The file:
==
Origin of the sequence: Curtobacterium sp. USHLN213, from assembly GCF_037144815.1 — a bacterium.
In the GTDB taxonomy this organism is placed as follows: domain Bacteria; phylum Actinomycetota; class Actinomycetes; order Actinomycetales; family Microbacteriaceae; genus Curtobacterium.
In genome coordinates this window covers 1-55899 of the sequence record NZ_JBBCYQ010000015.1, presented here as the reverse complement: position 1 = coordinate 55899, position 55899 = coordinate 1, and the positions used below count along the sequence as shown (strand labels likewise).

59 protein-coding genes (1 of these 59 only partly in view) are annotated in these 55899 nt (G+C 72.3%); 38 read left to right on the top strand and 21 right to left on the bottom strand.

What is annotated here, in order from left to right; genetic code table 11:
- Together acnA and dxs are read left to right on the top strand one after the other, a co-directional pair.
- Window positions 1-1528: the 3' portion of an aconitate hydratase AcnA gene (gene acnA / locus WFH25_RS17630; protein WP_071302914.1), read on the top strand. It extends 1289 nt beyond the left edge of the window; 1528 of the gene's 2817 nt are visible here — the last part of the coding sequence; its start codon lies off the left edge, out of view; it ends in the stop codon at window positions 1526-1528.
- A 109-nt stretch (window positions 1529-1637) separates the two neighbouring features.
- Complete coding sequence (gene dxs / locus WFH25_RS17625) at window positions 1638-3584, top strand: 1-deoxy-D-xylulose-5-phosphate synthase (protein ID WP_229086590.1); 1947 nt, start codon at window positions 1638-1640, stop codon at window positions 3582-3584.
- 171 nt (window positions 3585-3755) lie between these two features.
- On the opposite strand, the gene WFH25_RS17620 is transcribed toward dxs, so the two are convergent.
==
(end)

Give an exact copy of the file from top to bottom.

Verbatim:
Origin of the sequence: Curtobacterium sp. USHLN213, from assembly GCF_037144815.1 — a bacterium.
In the GTDB taxonomy this organism is placed as follows: domain Bacteria; phylum Actinomycetota; class Actinomycetes; order Actinomycetales; family Microbacteriaceae; genus Curtobacterium.
In genome coordinates this window covers 1-55899 of the sequence record NZ_JBBCYQ010000015.1, presented here as the reverse complement: position 1 = coordinate 55899, position 55899 = coordinate 1, and the positions used below count along the sequence as shown (strand labels likewise).

59 protein-coding genes (1 of these 59 only partly in view) are annotated in these 55899 nt (G+C 72.3%); 38 read left to right on the top strand and 21 right to left on the bottom strand.

What is annotated here, in order from left to right; genetic code table 11:
- Together acnA and dxs are read left to right on the top strand one after the other, a co-directional pair.
- Window positions 1-1528: the 3' portion of an aconitate hydratase AcnA gene (gene acnA / locus WFH25_RS17630; protein WP_071302914.1), read on the top strand. It extends 1289 nt beyond the left edge of the window; 1528 of the gene's 2817 nt are visible here — the last part of the coding sequence; its start codon lies off the left edge, out of view; it ends in the stop codon at window positions 1526-1528.
- A 109-nt stretch (window positions 1529-1637) separates the two neighbouring features.
- Complete coding sequence (gene dxs / locus WFH25_RS17625) at window positions 1638-3584, top strand: 1-deoxy-D-xylulose-5-phosphate synthase (protein ID WP_229086590.1); 1947 nt, start codon at window positions 1638-1640, stop codon at window positions 3582-3584.
- 171 nt (window positions 3585-3755) lie between these two features.
- On the opposite strand, the gene WFH25_RS17620 is transcribed toward dxs, so the two are convergent.